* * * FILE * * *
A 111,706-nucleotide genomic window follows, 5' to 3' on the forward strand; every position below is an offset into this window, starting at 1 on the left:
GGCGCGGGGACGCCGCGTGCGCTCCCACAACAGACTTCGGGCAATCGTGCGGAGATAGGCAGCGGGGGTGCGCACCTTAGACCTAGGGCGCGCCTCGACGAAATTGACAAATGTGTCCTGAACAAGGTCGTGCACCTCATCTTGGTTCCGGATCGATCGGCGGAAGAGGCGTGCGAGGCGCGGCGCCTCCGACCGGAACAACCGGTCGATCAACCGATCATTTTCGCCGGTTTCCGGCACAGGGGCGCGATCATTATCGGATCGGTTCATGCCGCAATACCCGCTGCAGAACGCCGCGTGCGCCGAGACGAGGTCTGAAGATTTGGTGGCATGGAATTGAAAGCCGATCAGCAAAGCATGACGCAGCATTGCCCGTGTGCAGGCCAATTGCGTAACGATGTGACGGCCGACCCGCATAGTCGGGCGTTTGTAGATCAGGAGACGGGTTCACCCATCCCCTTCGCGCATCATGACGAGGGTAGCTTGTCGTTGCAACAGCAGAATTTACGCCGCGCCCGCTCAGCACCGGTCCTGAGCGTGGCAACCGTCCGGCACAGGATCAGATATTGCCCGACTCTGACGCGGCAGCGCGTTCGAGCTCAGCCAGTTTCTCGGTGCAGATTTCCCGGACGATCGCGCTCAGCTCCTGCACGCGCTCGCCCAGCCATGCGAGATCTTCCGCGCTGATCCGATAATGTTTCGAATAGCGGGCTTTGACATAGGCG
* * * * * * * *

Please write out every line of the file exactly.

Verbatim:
A 111,706-nucleotide genomic window follows, 5' to 3' on the forward strand; every position below is an offset into this window, starting at 1 on the left:
GGCGCGGGGACGCCGCGTGCGCTCCCACAACAGACTTCGGGCAATCGTGCGGAGATAGGCAGCGGGGGTGCGCACCTTAGACCTAGGGCGCGCCTCGACGAAATTGACAAATGTGTCCTGAACAAGGTCGTGCACCTCATCTTGGTTCCGGATCGATCGGCGGAAGAGGCGTGCGAGGCGCGGCGCCTCCGACCGGAACAACCGGTCGATCAACCGATCATTTTCGCCGGTTTCCGGCACAGGGGCGCGATCATTATCGGATCGGTTCATGCCGCAATACCCGCTGCAGAACGCCGCGTGCGCCGAGACGAGGTCTGAAGATTTGGTGGCATGGAATTGAAAGCCGATCAGCAAAGCATGACGCAGCATTGCCCGTGTGCAGGCCAATTGCGTAACGATGTGACGGCCGACCCGCATAGTCGGGCGTTTGTAGATCAGGAGACGGGTTCACCCATCCCCTTCGCGCATCATGACGAGGGTAGCTTGTCGTTGCAACAGCAGAATTTACGCCGCGCCCGCTCAGCACCGGTCCTGAGCGTGGCAACCGTCCGGCACAGGATCAGATATTGCCCGACTCTGACGCGGCAGCGCGTTCGAGCTCAGCCAGTTTCTCGGTGCAGATTTCCCGGACGATCGCGCTCAGCTCCTGCACGCGCTCGCCCAGCCATGCGAGATCTTCCGCGCTGATCCGATAATGTTTCGAATAGCGGGCTTTGACATAGGCG